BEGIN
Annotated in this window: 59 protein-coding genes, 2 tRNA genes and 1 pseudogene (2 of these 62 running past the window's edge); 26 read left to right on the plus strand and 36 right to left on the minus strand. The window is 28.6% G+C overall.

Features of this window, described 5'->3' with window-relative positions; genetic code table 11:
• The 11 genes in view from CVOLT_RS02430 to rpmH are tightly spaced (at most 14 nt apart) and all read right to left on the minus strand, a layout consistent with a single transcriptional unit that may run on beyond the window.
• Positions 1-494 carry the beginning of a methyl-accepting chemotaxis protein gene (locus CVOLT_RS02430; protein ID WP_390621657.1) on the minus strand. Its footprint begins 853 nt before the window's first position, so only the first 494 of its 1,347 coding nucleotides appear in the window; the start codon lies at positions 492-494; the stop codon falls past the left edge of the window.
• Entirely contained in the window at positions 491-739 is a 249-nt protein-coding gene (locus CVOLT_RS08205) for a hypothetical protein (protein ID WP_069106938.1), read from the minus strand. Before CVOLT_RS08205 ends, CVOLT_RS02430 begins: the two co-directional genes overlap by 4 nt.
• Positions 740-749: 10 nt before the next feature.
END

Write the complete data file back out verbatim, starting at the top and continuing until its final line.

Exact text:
Annotated in this window: 59 protein-coding genes, 2 tRNA genes and 1 pseudogene (2 of these 62 running past the window's edge); 26 read left to right on the plus strand and 36 right to left on the minus strand. The window is 28.6% G+C overall.

Features of this window, described 5'->3' with window-relative positions; genetic code table 11:
• The 11 genes in view from CVOLT_RS02430 to rpmH are tightly spaced (at most 14 nt apart) and all read right to left on the minus strand, a layout consistent with a single transcriptional unit that may run on beyond the window.
• Positions 1-494 carry the beginning of a methyl-accepting chemotaxis protein gene (locus CVOLT_RS02430; protein ID WP_390621657.1) on the minus strand. Its footprint begins 853 nt before the window's first position, so only the first 494 of its 1,347 coding nucleotides appear in the window; the start codon lies at positions 492-494; the stop codon falls past the left edge of the window.
• Entirely contained in the window at positions 491-739 is a 249-nt protein-coding gene (locus CVOLT_RS08205) for a hypothetical protein (protein ID WP_069106938.1), read from the minus strand. Before CVOLT_RS08205 ends, CVOLT_RS02430 begins: the two co-directional genes overlap by 4 nt.
• Positions 740-749: 10 nt before the next feature.